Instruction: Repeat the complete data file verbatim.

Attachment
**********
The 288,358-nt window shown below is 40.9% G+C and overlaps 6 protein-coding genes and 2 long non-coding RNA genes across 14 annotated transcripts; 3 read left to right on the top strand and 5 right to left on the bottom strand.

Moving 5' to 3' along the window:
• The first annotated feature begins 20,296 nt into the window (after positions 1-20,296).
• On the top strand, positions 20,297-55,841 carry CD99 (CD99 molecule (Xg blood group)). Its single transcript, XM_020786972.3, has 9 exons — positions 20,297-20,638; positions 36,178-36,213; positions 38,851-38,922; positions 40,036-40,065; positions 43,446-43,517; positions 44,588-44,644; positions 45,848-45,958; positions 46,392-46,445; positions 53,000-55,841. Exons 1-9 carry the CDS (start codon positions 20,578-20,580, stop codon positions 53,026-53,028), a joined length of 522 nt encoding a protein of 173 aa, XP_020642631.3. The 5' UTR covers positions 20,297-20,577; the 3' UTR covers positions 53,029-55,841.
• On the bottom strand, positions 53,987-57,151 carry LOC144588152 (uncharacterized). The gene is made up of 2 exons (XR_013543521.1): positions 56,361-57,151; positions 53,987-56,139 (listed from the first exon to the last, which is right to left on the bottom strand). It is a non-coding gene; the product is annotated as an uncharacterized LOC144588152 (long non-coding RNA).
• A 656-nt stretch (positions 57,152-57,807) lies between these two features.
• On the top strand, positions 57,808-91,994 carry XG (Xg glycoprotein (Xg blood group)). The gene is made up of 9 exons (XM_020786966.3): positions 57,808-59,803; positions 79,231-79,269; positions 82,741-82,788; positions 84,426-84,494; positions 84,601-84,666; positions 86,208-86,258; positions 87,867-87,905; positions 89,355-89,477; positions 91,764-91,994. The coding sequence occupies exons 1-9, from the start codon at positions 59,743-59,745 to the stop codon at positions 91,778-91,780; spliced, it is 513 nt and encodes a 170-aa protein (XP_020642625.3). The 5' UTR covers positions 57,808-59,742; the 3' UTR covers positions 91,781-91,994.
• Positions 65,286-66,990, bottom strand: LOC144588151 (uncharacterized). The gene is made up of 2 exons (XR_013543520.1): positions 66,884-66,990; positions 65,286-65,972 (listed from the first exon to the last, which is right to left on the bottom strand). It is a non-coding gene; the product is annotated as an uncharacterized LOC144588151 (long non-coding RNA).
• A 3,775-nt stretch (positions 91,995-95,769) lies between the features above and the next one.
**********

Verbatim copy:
The 288,358-nt window shown below is 40.9% G+C and overlaps 6 protein-coding genes and 2 long non-coding RNA genes across 14 annotated transcripts; 3 read left to right on the top strand and 5 right to left on the bottom strand.

Moving 5' to 3' along the window:
• The first annotated feature begins 20,296 nt into the window (after positions 1-20,296).
• On the top strand, positions 20,297-55,841 carry CD99 (CD99 molecule (Xg blood group)). Its single transcript, XM_020786972.3, has 9 exons — positions 20,297-20,638; positions 36,178-36,213; positions 38,851-38,922; positions 40,036-40,065; positions 43,446-43,517; positions 44,588-44,644; positions 45,848-45,958; positions 46,392-46,445; positions 53,000-55,841. Exons 1-9 carry the CDS (start codon positions 20,578-20,580, stop codon positions 53,026-53,028), a joined length of 522 nt encoding a protein of 173 aa, XP_020642631.3. The 5' UTR covers positions 20,297-20,577; the 3' UTR covers positions 53,029-55,841.
• On the bottom strand, positions 53,987-57,151 carry LOC144588152 (uncharacterized). The gene is made up of 2 exons (XR_013543521.1): positions 56,361-57,151; positions 53,987-56,139 (listed from the first exon to the last, which is right to left on the bottom strand). It is a non-coding gene; the product is annotated as an uncharacterized LOC144588152 (long non-coding RNA).
• A 656-nt stretch (positions 57,152-57,807) lies between these two features.
• On the top strand, positions 57,808-91,994 carry XG (Xg glycoprotein (Xg blood group)). The gene is made up of 9 exons (XM_020786966.3): positions 57,808-59,803; positions 79,231-79,269; positions 82,741-82,788; positions 84,426-84,494; positions 84,601-84,666; positions 86,208-86,258; positions 87,867-87,905; positions 89,355-89,477; positions 91,764-91,994. The coding sequence occupies exons 1-9, from the start codon at positions 59,743-59,745 to the stop codon at positions 91,778-91,780; spliced, it is 513 nt and encodes a 170-aa protein (XP_020642625.3). The 5' UTR covers positions 57,808-59,742; the 3' UTR covers positions 91,781-91,994.
• Positions 65,286-66,990, bottom strand: LOC144588151 (uncharacterized). The gene is made up of 2 exons (XR_013543520.1): positions 66,884-66,990; positions 65,286-65,972 (listed from the first exon to the last, which is right to left on the bottom strand). It is a non-coding gene; the product is annotated as an uncharacterized LOC144588151 (long non-coding RNA).
• A 3,775-nt stretch (positions 91,995-95,769) lies between the features above and the next one.